On Wednesday morning it was announced that Fabric, one of the UK’s best known nightclubs had been closed due to a decision by Islington Council’s Licensing Committee to revoke their licence after the drug-related deaths of two 18-year olds in June and August.
This was despite support for the club’s future from London Mayor Sadiq Khan, local MP Emily Thornberry, a host of DJs, musicians and artists including Fatboy Slim, Chase & Status and the Chemical Brothers, as well as a petition with over 155,000 supporters.
Since opening in 1999 the club had played host to some of the world’s best known DJs and was known to have an excellent reputation for tackling drug-taking on its premises. Its closure follows a trend which has seen the number of nightclubs half in the UK in the last decade.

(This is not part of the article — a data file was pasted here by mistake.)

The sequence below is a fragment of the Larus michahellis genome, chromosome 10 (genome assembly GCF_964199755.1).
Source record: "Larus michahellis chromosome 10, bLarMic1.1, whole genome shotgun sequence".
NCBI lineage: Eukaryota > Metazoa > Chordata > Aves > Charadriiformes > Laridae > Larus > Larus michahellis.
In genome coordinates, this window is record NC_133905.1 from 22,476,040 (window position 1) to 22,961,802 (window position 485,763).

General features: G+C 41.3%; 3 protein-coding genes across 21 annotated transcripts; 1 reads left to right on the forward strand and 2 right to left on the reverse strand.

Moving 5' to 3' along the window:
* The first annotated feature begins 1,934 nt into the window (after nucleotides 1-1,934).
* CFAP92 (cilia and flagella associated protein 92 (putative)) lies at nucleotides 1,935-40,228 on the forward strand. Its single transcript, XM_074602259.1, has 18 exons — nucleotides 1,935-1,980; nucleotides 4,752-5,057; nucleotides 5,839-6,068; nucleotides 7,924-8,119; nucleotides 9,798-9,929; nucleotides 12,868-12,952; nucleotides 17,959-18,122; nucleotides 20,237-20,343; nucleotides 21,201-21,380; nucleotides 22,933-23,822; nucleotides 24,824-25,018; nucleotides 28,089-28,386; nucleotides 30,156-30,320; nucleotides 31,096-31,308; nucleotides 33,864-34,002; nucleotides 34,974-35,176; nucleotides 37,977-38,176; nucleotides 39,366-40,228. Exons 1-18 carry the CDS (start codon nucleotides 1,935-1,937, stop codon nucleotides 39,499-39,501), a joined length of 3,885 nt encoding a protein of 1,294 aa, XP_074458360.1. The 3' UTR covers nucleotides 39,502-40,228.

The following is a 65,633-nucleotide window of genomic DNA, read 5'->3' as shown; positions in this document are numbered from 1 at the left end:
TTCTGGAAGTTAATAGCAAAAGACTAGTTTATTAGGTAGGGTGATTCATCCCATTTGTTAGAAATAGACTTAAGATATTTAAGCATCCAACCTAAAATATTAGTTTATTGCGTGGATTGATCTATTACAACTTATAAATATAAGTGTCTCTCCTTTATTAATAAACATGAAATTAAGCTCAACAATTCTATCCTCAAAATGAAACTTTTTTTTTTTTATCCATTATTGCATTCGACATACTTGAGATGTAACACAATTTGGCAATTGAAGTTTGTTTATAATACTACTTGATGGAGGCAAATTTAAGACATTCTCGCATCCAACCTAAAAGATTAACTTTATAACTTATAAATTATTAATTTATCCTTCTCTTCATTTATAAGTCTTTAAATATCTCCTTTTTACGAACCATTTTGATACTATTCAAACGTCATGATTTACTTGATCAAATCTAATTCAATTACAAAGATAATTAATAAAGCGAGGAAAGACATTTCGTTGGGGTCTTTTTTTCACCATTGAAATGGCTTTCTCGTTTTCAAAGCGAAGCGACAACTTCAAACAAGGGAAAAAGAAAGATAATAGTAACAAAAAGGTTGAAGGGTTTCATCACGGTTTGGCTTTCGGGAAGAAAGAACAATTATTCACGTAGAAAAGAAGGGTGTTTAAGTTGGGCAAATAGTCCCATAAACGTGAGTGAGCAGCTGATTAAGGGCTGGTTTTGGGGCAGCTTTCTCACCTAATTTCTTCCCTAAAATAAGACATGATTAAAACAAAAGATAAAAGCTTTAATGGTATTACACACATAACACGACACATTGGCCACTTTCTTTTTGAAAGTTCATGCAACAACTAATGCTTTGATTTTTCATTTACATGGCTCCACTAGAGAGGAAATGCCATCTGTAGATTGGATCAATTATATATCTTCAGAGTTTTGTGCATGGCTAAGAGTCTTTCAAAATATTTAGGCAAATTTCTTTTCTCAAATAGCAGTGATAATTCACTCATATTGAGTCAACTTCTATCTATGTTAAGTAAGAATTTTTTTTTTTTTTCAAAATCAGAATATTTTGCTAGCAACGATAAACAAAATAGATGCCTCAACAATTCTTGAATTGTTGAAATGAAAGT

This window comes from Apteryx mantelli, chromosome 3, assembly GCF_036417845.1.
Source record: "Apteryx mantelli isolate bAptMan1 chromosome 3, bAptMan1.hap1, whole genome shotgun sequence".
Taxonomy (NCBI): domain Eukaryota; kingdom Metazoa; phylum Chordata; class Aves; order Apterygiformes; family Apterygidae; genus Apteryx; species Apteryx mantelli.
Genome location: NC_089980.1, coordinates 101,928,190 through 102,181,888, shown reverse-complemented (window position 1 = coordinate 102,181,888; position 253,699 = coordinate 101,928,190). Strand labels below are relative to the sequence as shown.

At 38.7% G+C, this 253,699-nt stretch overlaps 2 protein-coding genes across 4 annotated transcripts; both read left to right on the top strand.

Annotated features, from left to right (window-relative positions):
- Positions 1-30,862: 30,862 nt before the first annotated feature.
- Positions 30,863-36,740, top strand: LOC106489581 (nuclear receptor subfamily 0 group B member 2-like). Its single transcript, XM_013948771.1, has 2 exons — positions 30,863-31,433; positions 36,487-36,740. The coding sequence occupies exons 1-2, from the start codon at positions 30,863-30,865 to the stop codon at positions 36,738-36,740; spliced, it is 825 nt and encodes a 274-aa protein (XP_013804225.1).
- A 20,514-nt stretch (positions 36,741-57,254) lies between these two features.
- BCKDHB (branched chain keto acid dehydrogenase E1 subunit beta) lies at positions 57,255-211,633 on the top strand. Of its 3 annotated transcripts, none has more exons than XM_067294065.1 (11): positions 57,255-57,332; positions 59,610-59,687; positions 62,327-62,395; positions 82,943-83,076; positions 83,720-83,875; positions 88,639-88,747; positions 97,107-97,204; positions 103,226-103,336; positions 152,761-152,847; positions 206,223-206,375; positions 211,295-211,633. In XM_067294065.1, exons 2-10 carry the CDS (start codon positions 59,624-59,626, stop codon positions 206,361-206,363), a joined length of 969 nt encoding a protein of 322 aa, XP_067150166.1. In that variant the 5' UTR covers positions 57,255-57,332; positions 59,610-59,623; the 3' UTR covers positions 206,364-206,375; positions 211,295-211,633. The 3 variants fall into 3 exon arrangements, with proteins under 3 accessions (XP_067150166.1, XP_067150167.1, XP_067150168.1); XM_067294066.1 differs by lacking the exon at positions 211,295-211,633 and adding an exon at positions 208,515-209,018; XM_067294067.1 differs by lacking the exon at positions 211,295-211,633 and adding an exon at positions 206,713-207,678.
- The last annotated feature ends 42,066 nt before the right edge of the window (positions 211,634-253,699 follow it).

But it isn’t only DJs who are affected as the number of live music venues as a whole has been in decline in recent years (an estimated 40% reduction in London alone).
Venues, especially smaller venues, are crucial for emerging artists to hone their craft and live performance as well as build a following and the continuing closure of venues poses a risk to the future development of talent in the UK.
Mark Davyd from the Music Venues Trust, the charity created to champion and protect the nation’s grassroots music, said of the decision: “Fabric is a perfect illustration of the need for a joined up approach toward venues. This outcome is indicative of the challenges faced by music venues across the country and is a perfect example of why we need all levels of Government to act together to recognise the important role that they play.”
The charity is looking forward to working with Music Venues Trust to help protect music venues throughout the UK and safeguard the country’s future talent. We will also be an associate partner of Venues Day 2016 on Tuesday 18 October at the Roundhouse, London.